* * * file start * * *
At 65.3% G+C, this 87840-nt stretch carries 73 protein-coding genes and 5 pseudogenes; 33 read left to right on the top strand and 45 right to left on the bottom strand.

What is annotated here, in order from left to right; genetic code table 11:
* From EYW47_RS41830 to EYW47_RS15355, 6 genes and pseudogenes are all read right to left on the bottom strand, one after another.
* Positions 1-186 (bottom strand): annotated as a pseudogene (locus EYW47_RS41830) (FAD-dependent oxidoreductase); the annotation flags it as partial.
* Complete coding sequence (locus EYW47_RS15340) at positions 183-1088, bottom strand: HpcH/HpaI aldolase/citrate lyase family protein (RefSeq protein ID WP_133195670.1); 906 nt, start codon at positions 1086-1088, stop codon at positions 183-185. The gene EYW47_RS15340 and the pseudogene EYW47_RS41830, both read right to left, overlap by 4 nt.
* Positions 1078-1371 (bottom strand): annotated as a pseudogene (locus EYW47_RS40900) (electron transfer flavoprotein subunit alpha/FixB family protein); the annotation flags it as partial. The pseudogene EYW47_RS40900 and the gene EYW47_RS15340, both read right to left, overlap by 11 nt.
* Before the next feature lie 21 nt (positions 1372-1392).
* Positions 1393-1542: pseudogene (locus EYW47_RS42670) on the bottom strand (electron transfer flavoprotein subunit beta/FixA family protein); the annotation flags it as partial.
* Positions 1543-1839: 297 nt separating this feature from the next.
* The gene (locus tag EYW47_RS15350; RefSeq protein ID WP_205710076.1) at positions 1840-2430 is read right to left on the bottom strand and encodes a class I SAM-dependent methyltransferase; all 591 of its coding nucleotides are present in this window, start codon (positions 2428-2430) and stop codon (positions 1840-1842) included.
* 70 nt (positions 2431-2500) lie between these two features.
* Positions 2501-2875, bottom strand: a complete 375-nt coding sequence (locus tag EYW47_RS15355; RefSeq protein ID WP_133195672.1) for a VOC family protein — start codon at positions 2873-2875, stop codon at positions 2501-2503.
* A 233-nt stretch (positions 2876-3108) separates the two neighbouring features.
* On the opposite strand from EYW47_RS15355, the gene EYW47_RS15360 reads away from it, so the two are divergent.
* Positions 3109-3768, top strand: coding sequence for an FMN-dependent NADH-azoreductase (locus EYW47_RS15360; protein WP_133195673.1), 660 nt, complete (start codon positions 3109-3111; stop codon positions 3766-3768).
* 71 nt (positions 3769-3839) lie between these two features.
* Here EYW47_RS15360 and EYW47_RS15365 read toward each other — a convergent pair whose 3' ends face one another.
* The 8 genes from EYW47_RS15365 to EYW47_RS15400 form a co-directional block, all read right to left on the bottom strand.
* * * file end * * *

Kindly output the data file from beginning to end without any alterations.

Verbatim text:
At 65.3% G+C, this 87840-nt stretch carries 73 protein-coding genes and 5 pseudogenes; 33 read left to right on the top strand and 45 right to left on the bottom strand.

What is annotated here, in order from left to right; genetic code table 11:
* From EYW47_RS41830 to EYW47_RS15355, 6 genes and pseudogenes are all read right to left on the bottom strand, one after another.
* Positions 1-186 (bottom strand): annotated as a pseudogene (locus EYW47_RS41830) (FAD-dependent oxidoreductase); the annotation flags it as partial.
* Complete coding sequence (locus EYW47_RS15340) at positions 183-1088, bottom strand: HpcH/HpaI aldolase/citrate lyase family protein (RefSeq protein ID WP_133195670.1); 906 nt, start codon at positions 1086-1088, stop codon at positions 183-185. The gene EYW47_RS15340 and the pseudogene EYW47_RS41830, both read right to left, overlap by 4 nt.
* Positions 1078-1371 (bottom strand): annotated as a pseudogene (locus EYW47_RS40900) (electron transfer flavoprotein subunit alpha/FixB family protein); the annotation flags it as partial. The pseudogene EYW47_RS40900 and the gene EYW47_RS15340, both read right to left, overlap by 11 nt.
* Before the next feature lie 21 nt (positions 1372-1392).
* Positions 1393-1542: pseudogene (locus EYW47_RS42670) on the bottom strand (electron transfer flavoprotein subunit beta/FixA family protein); the annotation flags it as partial.
* Positions 1543-1839: 297 nt separating this feature from the next.
* The gene (locus tag EYW47_RS15350; RefSeq protein ID WP_205710076.1) at positions 1840-2430 is read right to left on the bottom strand and encodes a class I SAM-dependent methyltransferase; all 591 of its coding nucleotides are present in this window, start codon (positions 2428-2430) and stop codon (positions 1840-1842) included.
* 70 nt (positions 2431-2500) lie between these two features.
* Positions 2501-2875, bottom strand: a complete 375-nt coding sequence (locus tag EYW47_RS15355; RefSeq protein ID WP_133195672.1) for a VOC family protein — start codon at positions 2873-2875, stop codon at positions 2501-2503.
* A 233-nt stretch (positions 2876-3108) separates the two neighbouring features.
* On the opposite strand from EYW47_RS15355, the gene EYW47_RS15360 reads away from it, so the two are divergent.
* Positions 3109-3768, top strand: coding sequence for an FMN-dependent NADH-azoreductase (locus EYW47_RS15360; protein WP_133195673.1), 660 nt, complete (start codon positions 3109-3111; stop codon positions 3766-3768).
* 71 nt (positions 3769-3839) lie between these two features.
* Here EYW47_RS15360 and EYW47_RS15365 read toward each other — a convergent pair whose 3' ends face one another.
* The 8 genes from EYW47_RS15365 to EYW47_RS15400 form a co-directional block, all read right to left on the bottom strand.